Acute toxicity of sodium nitrate, potassium nitrate, and potassium chloride and their effects on the hemolymph composition and gill structure of early juvenile blue swimmer crabs (Portunus pelagicus Linnaeus, 1758) (Decapoda, Brachyura, Portunidae)
Romano, Nicholas, and Zeng, Chaoshu (2007) Acute toxicity of sodium nitrate, potassium nitrate, and potassium chloride and their effects on the hemolymph composition and gill structure of early juvenile blue swimmer crabs (Portunus pelagicus Linnaeus, 1758) (Decapoda, Brachyura, Portunidae). Environmental Toxicology and Chemistry, 26 (9). pp. 1955-1962.
PDF (Published Version)
- Published Version
Restricted to Repository staff only
Various nutrients, including K+ and NO−3, are increasingly being discharged into aquatic systems via anthropogenic sources, which may impact marine organisms. The present study was conducted on blue swimmer crab (Portunus pelagicus) early juveniles to determine the acute toxicity of NaNO3, KNO3, and KCl; if a toxicity interaction exists between K+ and NO−3; the hemolymph Na+, K+, and Ca2+ changes; and the gill histopathological alterations following exposure to elevated NaNO3, KNO3, and KCl levels. A total of 20 replicate crabs were exposed to each of the five NaNO3, KNO3, and KCl concentrations for 96 h. After 96 h, the surviving crabs were sampled for hemolymph Na+, K+, and Ca2+ levels and fixed for histological examination of the anterior gills. The 96-h median lethal concentration of NaNO3-N, KNO3-N, KNO3-K, and KCl-K was 3,452, 112, 312, and 356 mg/L, respectively, for early P. pelagicus juveniles. The toxicity of NaNO3-N was significantly less (p < 0.01) than that of KNO3-N. Furthermore, at the same K+ levels, KNO3-K was significantly (p < 0.05) more toxic than KCl-K, indicating a toxicity interaction between K+ and NO−3. Following exposure to elevated KNO3 and KCl levels, the crabs had significantly higher (p < 0.01) hemolymph K+ levels compared to the control. Conversely, following exposure to elevated NaNO3 concentrations, the crabs had significantly higher (p < 0.01) hemolymph Na+ levels but significantly lower (p < 0.01) hemolymph K+ levels. Despite the markedly different hemolymph ionic changes following NaNO3 and KNO3/KCl exposure, the histopathological changes to the anterior gill lamellae of the crabs appeared to be similar, including lamellae swelling, epithelial thickening, pillar cell disruption, necrosis, and distortion.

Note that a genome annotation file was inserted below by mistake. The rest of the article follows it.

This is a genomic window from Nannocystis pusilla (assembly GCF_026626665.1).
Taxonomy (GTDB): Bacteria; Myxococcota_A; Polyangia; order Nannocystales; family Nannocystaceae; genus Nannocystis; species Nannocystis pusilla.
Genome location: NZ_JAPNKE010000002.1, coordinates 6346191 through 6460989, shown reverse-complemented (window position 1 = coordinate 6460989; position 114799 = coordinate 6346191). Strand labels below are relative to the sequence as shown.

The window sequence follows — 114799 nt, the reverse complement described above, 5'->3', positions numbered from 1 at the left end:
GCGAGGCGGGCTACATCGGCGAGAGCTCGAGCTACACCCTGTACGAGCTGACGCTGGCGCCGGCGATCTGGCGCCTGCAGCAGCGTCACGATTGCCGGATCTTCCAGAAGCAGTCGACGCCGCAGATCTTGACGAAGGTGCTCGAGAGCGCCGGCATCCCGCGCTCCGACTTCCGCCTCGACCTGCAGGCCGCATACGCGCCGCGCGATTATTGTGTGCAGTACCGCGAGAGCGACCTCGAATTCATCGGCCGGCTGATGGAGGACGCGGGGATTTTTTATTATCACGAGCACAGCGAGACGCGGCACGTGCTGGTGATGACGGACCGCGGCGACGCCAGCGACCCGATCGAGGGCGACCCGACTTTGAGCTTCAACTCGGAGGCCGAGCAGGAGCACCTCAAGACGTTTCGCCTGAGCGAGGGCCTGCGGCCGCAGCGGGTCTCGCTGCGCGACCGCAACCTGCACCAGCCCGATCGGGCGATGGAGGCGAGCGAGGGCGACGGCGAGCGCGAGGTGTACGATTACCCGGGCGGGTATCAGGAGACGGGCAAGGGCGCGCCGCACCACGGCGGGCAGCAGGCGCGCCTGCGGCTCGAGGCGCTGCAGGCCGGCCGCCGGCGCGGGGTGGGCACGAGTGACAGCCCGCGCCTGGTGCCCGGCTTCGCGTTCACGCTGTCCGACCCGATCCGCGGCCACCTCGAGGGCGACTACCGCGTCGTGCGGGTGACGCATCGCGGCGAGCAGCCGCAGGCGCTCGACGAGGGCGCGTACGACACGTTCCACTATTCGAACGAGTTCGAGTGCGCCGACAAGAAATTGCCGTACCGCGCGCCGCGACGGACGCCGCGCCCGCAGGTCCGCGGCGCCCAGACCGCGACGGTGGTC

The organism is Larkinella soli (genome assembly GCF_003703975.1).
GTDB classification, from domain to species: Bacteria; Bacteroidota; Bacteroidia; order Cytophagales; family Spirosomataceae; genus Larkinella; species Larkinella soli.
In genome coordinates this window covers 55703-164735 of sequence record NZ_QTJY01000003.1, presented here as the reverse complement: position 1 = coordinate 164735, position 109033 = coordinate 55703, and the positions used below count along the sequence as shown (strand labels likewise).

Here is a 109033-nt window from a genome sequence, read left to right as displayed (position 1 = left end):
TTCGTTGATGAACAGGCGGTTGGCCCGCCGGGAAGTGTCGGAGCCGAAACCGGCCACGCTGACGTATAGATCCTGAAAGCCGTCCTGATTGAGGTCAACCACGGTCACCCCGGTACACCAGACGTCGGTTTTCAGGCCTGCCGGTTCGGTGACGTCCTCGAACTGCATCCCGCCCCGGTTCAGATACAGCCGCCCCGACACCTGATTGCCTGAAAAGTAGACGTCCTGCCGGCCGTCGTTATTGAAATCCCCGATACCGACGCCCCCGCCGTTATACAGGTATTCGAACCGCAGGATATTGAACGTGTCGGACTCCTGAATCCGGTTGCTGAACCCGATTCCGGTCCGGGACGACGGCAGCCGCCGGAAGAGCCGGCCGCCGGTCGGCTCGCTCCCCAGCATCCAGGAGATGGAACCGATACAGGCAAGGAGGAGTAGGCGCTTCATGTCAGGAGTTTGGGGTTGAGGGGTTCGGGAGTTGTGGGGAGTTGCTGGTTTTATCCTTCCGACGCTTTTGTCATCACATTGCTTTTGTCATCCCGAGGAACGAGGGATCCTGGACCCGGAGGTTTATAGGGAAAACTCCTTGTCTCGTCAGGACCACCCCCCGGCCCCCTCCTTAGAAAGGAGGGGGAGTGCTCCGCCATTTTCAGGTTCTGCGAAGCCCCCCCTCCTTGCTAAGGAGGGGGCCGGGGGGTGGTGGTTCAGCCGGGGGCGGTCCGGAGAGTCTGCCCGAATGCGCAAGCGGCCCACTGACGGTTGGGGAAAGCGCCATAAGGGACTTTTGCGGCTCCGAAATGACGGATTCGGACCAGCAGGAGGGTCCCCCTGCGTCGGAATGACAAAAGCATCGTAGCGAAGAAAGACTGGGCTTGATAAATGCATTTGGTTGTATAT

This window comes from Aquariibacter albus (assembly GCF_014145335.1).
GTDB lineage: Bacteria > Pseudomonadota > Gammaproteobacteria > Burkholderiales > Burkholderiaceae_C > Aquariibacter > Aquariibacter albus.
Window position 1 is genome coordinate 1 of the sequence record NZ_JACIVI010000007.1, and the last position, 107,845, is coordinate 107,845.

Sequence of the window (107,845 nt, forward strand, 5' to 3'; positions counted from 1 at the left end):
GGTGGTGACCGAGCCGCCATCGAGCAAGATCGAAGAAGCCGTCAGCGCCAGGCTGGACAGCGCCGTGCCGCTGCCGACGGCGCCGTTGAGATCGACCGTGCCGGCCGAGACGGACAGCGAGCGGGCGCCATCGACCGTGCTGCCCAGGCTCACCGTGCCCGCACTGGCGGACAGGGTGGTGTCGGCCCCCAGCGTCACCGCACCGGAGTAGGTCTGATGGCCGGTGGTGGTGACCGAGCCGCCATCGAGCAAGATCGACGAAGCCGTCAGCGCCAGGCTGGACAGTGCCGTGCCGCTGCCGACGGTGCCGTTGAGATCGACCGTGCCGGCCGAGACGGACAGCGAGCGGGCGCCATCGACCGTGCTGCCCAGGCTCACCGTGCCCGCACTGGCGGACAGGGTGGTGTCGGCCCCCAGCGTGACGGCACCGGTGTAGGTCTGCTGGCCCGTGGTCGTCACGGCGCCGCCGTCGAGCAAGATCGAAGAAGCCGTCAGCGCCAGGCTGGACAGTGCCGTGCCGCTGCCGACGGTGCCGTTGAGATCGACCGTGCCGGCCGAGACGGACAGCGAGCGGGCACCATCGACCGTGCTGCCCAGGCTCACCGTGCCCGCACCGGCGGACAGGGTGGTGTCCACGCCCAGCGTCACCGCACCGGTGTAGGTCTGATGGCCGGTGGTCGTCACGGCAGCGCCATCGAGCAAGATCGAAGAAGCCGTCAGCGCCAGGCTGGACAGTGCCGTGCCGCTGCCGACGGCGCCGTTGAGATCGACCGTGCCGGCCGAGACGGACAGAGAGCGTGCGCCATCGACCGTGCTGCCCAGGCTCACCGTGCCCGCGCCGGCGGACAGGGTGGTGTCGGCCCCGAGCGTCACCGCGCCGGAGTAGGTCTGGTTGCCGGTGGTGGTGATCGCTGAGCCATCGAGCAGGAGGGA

|Item Type:||Article (Refereed Research - C1)|
|Keywords:||Portunus pelagicus; early juveniles; nitrate/potassium toxicity; gill histology; hemolymph|
|Date Deposited:||07 Oct 2009 03:51|
|FoR Codes:||05 ENVIRONMENTAL SCIENCES > 0599 Other Environmental Sciences > 059999 Environmental Sciences not elsewhere classified @ 50%
07 AGRICULTURAL AND VETERINARY SCIENCES > 0704 Fisheries Sciences > 070401 Aquaculture @ 50%
|SEO Codes:||83 ANIMAL PRODUCTION AND ANIMAL PRIMARY PRODUCTS > 8301 Fisheries - Aquaculture > 830199 Fisheries - Aquaculture not elsewhere classified @ 60%
97 EXPANDING KNOWLEDGE > 970106 Expanding Knowledge in the Biological Sciences @ 40%
|Citation Count from Web of Science||